Tips for Insomnia Relief
Everyone has an occasional restless night, but seniors whose nightly rituals consist of tossing and turning to no avail are at risk for other associated problems.

The average person needs seven to nine hours of sleep each night, and trouble falling asleep could mean insomnia. Insomnia is a condition that makes falling asleep or staying asleep difficult, according to the Sleep Foundation. While insomnia affects people of all ages, this condition can be especially detrimental to seniors, so it’s important to treat insomnia or see your doctor if you think you may be at risk.

Here are some ways seniors can overcome insomnia.

Recognize the Symptoms

If you suffer from insomnia, you will likely experience the following symptoms, or combination of symptoms:

  • Taking 30 to 45 minutes to fall asleep each night
  • Waking up frequently throughout the night
  • Waking up and being unable to fall back to sleep
  • Waking up tired, with low functionality during normal waking hours
  • Sleep deprivation
  • Impaired memory

Insomnia can become chronic if left untreated, and can result in depression, accidents from sleep deprivation and difficulty concentrating when awake. Once you recognize the symptoms, you can begin to work on self-treatment methods. If they don’t help, then it’s time to consult your doctor.

Stick to Regular Sleeping and Waking Cycles

Start by sticking to regular sleep patterns. Even if you have trouble falling asleep at night, let yourself be tired the next day — you may wear yourself down enough that you won’t have trouble getting the shut-eye you need the next night. Don’t allow yourself to sleep too much the next day, as that will cause you to fall into an abnormal sleep/wake cycle and throw off your body’s internal clock.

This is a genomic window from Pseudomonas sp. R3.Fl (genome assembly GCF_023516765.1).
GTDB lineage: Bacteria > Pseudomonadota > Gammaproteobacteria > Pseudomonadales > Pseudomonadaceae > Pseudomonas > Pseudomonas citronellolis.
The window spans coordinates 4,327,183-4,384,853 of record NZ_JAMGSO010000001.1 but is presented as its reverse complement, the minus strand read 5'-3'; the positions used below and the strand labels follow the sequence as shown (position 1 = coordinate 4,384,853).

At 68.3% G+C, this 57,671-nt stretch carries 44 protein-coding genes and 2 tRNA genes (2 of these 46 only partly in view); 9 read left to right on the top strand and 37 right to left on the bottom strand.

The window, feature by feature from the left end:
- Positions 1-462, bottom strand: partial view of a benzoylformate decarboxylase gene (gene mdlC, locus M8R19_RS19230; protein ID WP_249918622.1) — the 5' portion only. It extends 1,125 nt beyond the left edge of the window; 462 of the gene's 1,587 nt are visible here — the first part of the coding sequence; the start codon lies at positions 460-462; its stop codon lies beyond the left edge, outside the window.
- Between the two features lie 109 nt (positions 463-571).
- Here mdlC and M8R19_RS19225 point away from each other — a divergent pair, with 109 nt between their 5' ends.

Check Your Medications

Some medications may cause insomnia, from over-the-counter cold medicines to prescription diuretics. If you are experiencing insomnia, check the labels of your medicines, or contact your pharmacist or physician to find out if what you’re taking could be contributing to your sleeplessness. Your doctor can work with you to alter your dosage amounts if insomnia is becoming a chronic problem.

Know What Activities to Avoid

As it gets closer to bedtime, be sure to stay away from certain activities that can cause you to have difficulty falling asleep. Consuming coffee, soda, nicotine or other stimulants can make you feel awake. And although alcohol has a sedative effect that initially promotes sleep, it inhibits REM and actually fragments sleep. Limit daytime naps to allow enough waking hours before bedtime. Heavy meals and large quantities of liquid too close to bedtime can cause you to have to get up during the night, or can cause discomfort that makes it difficult to fall asleep. Other activities that can evoke anxiety, such as scary movies or upsetting television programs, should not be viewed too close to bedtime. Cease all exercise four hours before you plan to go to bed.

Create a Relaxing Sleep Environment

Rather than partake in activities that can keep you up, do things that promote relaxation to prepare you for a restful night’s sleep. Take a warm bath, sip a hot cup of tea or listen to calming music. Deep breathing can help you acquire a sense of calmness that can help you slip into a good sleep. Make sure your bedroom is dark, warm and quiet enough for you to get rest.

Know When to Talk to a Doctor

Certain health issues can cause pain during the night, or frequent urination, both of which can cause a person to lose sleep and make it difficult to fall asleep. An enlarged prostate in men and incontinence in women are often the cause. Other medical conditions relating to the heart, arthritis, menopause and even cancer can all contribute to sleep loss. It’s important to get checked by your doctor and discuss your insomnia to determine the cause or causes.

For more tips on common issues seniors experience, download our guide, Aging in Place: A Popular Trend for a New Generation of Seniors.

You may also like

Comments are closed.